FIGS. 5 and 6 show another battery cover 10 which is formed with a fiat body structure. Parts corresponding to those of battery cover 10 are identically numbered. It will be noted that inner ends of end walls 14 and 16 are integral with ends of rear wall 18 while outer ends 15, 15' of walls 14 and 16 have flaps 70, 72 provided with male snap fastener members 74, 76. The bottom edges 77, 77 of the end walls are free from opposite ends 78, 78' of the bottom wall 22'. Also, opposite ends 79, 79' of front wall 28' are free from the outer ends 15, 15' of end walls 14 14 The inner shell 26 is fused to outer shell 24 at edges of the walls 14 16 20', 22'.
Vertically spaced female snap fastener members 80, 82 are provided near opposite ends of the front wall 20 for engaging the male snap fastener members 74, 76. The flat body structure of the cover in open position as shown in FIG. 5, permits a plurality of such covers to be stacked in a minimum space for shipment and storage. Also, the flat structure facilitates installation of a battery in the cover. The battery can be placed upon the bottom wall 22 and the remainder of the cover can then be wrapped around the battery and secured by engaging the several snap fasteners on front and end walls. The battery cover 10 by contrast requires that the battery be lifted and inserted into the open top of the base. For removal, the cover 10 can be unwrapped from the battery which then can be moved horizontally off the cover or the smooth cover can be pulled out from under the battery without lifting the battery. The cover 10, by contrast, requires that the battery be lifted up out of the base before the cover can be removed.
The structures of both covers 10 and 10 employ plastic inner and outer shells for the end, front, rear and bottom walls with thermal insulation in between the shells. The lid is a part of the outer shell. The shell material is moisture-proof, acid resistant, chemically stable and resistant to abrasion and wear. Use of covers as described will extend the useful lives of batteries. The covers will prevent freezing of batteries in winter so that full battery power is available for engine starting. The covers will insulate the batteries from excessive engine heat in summer and will thus prevent deterioration of the batteries.
While I have illustrated and described the preferred embodiments of my invention, it is to be understood that I do not limit myself to the precise constructions herein disclosed and that various changes and modifications may be made within the scope of the invention as defined in the appended claim.
Having thus described my invention, what I claim as new, and desire to secure by United States Letters Patent is:
A battery cover, comprising a flat foldable body formed of three integral rectangular hinged sections, said body being formed as a liminated structure with inner and outer spaced sheet members and having a relatively thick filling of thermally insulating fibrous material disposed therebetween, said outer sheet member extending beyond said inner sheet member and said filling to define a peripheral flange about each section, the outer sheet member of one of said sections having two rectangular extensions at its opposite end, snap fastener members on the outer side of another of said sections, other snap fastener members on the inner side of said two extensions engageable with the first-named snap fastener members to form said body into a rectangular open top box-like base with bottom, end, front and rear walls, the outer sheet member of said one section having another rectangular extension foldable to define a lid for said base, said other rectangular extension having an elongated central opening, said other extension having rectangular flaps with further snap fastener members on inner sides thereof extending from each of its three free sides, and a plurality of other snap fastener members on outer sides of said two rectangular extensions and said other section engageable by said further snap fastener members to hold said lid closed over said base, said other rectangular extension of said outer sheet having eyelets at diagonally opposite corners thereof for protrusion of terminals of said battery therethrough, and a slide fastener secured at the elongated opening centrally located in said other rectangular extension of said outer sheet to provide access to centrally located filler caps at the top of the battery when the lid is closed.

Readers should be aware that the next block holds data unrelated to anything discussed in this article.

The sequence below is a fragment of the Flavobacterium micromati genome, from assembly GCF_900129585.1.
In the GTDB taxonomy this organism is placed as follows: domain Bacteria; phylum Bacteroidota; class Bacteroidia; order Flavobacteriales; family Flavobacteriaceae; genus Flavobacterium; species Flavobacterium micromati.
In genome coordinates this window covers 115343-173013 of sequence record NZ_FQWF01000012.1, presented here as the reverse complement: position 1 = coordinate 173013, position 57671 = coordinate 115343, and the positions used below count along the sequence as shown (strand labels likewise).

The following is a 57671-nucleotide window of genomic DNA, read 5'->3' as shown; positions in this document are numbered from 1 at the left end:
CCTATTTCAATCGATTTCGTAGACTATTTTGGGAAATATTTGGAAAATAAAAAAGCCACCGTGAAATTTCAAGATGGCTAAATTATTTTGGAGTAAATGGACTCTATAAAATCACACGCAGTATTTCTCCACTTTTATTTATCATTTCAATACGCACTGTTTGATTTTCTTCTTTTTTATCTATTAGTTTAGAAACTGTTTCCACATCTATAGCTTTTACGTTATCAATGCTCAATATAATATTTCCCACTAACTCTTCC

References Cited in the file of this patent UNITED STATES PATENTS 1,557,382 Sundback Oct. 13, 1925 1,779,207 Candar Oct. 21, 1930 2,096,376 Lauppe Oct. 19, 1937 2,666,091 Martin et al Jan. 12, 1954 FOREIGN PATENTS 518,129 Canada Nov. 8, 1955 117,169 Sweden Sept. 10, 1946 OTHER REFERENCES The Hookless Fastener, published by the Hookless Fastener Co., Meadville, Pa., 1927.